SD1000 users can record video clips (with mono audio) at 640×480 @ 30 fps up to 4Gb (with a high speed SD card) in duration. The camera can also record up to 60 seconds of fast frame rate (320X240) @ 60 fps video clips and several lower resolution video options. Focus and (optical) zoom are locked at the first frame. Movies can be edited in-camera (in Playback mode) and then previewed – users can then opt to save the edited video clip, the original video clip, or both. The SD1000 also provides a voice-notation mode that allows users to add audio notes (up to 60 seconds).
The SD1000’s (default) evaluative metering system is dependably accurate in all but the most challenging lighting; casual shooters won’t have to worry about metering at all. The camera’s evaluative metering system divides the image frame into zones and separately evaluates each zone to determine the best overall shutter speed/aperture combination. More experienced photographers can opt for either spot metering or center-weighted averaging metering for more demanding/creative compositions. Like all Canon digicams, the SD1000’s evaluative/default metering system is calibrated to preserve shadow detail at the expense of highlight detail. That built-in exposure bias results in occasional clipping (burnt out highlights).
White Balance (WB)
Canon PowerShot SD1000 provides users with an adequate selection of white balance options. WB settings include TTL Auto, Day Light, Cloudy, Tungsten, Fluorescent, Fluorescent H, and Custom (manual) mode that allows savvy shooters to use a white card (or white wall or ceiling) to insure accurate color. At the auto WB setting the SD1000’s native color interpolation is bright, a bit warm, and slightly over saturated. At the Daylight and Cloudy settings colors are slightly warmer. I didn’t try the other WB settings.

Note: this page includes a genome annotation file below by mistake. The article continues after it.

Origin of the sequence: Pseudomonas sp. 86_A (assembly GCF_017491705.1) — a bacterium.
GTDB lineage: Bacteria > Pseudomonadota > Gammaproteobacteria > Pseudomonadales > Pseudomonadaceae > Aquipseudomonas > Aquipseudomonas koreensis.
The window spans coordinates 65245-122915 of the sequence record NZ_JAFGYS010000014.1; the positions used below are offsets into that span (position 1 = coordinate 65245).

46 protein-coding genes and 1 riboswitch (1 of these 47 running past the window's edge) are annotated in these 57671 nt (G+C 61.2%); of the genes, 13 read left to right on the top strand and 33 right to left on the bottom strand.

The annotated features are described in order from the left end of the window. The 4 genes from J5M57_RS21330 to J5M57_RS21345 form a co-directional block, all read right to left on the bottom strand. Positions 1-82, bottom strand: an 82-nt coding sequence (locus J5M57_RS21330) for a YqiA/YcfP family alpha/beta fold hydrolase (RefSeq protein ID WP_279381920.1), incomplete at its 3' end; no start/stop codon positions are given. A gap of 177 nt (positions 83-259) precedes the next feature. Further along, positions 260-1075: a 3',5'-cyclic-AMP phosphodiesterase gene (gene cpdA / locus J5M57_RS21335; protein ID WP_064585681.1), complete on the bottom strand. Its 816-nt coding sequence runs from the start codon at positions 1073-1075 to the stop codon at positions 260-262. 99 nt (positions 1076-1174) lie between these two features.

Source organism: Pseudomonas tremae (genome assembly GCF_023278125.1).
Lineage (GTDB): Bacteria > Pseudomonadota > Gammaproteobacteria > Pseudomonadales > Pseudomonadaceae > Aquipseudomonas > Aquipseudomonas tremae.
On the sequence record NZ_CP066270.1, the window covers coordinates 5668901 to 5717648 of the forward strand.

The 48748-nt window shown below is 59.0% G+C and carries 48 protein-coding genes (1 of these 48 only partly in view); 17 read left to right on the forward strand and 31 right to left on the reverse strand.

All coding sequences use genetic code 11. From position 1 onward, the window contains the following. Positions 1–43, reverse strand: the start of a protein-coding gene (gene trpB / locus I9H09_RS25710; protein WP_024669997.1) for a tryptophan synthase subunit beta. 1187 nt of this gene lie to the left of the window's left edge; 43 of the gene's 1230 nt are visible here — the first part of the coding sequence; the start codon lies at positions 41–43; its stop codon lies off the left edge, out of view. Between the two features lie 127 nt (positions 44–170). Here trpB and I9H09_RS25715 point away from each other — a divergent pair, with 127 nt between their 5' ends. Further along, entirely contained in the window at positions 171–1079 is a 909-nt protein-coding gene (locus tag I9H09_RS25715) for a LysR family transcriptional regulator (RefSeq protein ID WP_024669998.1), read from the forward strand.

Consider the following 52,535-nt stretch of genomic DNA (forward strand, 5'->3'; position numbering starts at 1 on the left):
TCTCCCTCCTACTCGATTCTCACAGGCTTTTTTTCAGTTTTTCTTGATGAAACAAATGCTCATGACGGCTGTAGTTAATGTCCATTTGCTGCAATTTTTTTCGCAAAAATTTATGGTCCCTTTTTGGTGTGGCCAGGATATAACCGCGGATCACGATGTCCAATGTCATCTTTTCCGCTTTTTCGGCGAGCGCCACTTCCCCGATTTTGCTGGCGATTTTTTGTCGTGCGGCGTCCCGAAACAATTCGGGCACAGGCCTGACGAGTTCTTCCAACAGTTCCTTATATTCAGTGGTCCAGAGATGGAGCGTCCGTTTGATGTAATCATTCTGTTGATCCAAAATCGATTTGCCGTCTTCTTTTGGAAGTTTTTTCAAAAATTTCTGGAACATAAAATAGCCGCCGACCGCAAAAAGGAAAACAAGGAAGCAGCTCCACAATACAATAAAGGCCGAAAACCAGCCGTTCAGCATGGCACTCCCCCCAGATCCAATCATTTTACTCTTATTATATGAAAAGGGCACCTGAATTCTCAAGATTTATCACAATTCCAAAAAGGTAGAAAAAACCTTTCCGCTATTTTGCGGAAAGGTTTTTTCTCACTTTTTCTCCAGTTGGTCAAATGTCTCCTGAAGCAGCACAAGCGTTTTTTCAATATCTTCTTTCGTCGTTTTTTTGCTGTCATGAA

The Canon PowerShot SD1000 provides an excellent range of sensitivity options, including Auto, High ISO Auto, and user selectable settings for 80, 100, 200, 400, 800, and 1600 ISO.
In-Camera Image Adjustment
The SD1000’s target audience probably won’t utilize this digicam’s in-camera image adjustment capabilities much, but more advanced shooters will appreciate the useful range of creative photography options because in-camera image adjustments are always easier than post-exposure image modifications.
Very light or very dark subjects can trick light metering systems into underexposing or overexposing images. The SD1000’s Exposure Compensation function allows users to subtly adjust exposure parameters over a 4 EV range (+/-2 EV in 1/3 EV increments) to compensate for difficult lighting and subject/background reflectance/non-reflectance problems or to compensate for environmental exposure variables by quickly and easily lightening or darkening images incrementally.
The SD1000’s My Colors mode provides several creative color options: Positive Film (mimics slide film color, saturation, and contrast), Neutral Film (mimics print film color, saturation, and contrast), Lighter Skin Tone, Darker Skin Tone, Vivid Blue, Vivid Green, Vivid Red, Color accent (shifts images to B&W, except for one user selected color), color swap (allows users to switch one color for another), custom color (users can adjust color balance for red, green, blue, and skin tones +/-2 arbitrary steps in 1 step increments), and Photo effects (vivid or neutral color saturation, low sharpening, sepia, and B&W).